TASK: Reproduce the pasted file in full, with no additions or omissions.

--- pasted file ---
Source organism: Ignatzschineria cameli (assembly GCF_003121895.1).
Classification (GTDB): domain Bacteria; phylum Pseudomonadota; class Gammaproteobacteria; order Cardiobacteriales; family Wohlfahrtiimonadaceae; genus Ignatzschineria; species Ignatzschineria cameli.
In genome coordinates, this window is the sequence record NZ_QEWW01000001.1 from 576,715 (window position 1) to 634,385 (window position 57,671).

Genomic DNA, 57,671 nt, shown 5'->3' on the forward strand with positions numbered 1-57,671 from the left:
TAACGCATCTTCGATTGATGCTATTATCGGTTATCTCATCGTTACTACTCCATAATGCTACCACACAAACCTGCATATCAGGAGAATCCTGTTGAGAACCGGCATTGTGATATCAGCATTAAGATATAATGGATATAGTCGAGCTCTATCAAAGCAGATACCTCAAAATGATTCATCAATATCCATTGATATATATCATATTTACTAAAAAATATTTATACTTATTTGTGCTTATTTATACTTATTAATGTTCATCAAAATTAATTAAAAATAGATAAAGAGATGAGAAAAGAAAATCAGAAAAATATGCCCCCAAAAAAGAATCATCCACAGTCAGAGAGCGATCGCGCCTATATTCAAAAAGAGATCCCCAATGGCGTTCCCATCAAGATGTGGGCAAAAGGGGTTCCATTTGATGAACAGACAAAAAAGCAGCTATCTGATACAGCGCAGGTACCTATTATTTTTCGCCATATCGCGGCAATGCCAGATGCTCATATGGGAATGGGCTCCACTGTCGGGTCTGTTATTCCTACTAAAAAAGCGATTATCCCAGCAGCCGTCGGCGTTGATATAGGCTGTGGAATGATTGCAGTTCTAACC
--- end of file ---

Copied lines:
Source organism: Ignatzschineria cameli (assembly GCF_003121895.1).
Classification (GTDB): domain Bacteria; phylum Pseudomonadota; class Gammaproteobacteria; order Cardiobacteriales; family Wohlfahrtiimonadaceae; genus Ignatzschineria; species Ignatzschineria cameli.
In genome coordinates, this window is the sequence record NZ_QEWW01000001.1 from 576,715 (window position 1) to 634,385 (window position 57,671).

Genomic DNA, 57,671 nt, shown 5'->3' on the forward strand with positions numbered 1-57,671 from the left:
TAACGCATCTTCGATTGATGCTATTATCGGTTATCTCATCGTTACTACTCCATAATGCTACCACACAAACCTGCATATCAGGAGAATCCTGTTGAGAACCGGCATTGTGATATCAGCATTAAGATATAATGGATATAGTCGAGCTCTATCAAAGCAGATACCTCAAAATGATTCATCAATATCCATTGATATATATCATATTTACTAAAAAATATTTATACTTATTTGTGCTTATTTATACTTATTAATGTTCATCAAAATTAATTAAAAATAGATAAAGAGATGAGAAAAGAAAATCAGAAAAATATGCCCCCAAAAAAGAATCATCCACAGTCAGAGAGCGATCGCGCCTATATTCAAAAAGAGATCCCCAATGGCGTTCCCATCAAGATGTGGGCAAAAGGGGTTCCATTTGATGAACAGACAAAAAAGCAGCTATCTGATACAGCGCAGGTACCTATTATTTTTCGCCATATCGCGGCAATGCCAGATGCTCATATGGGAATGGGCTCCACTGTCGGGTCTGTTATTCCTACTAAAAAAGCGATTATCCCAGCAGCCGTCGGCGTTGATATAGGCTGTGGAATGATTGCAGTTCTAACC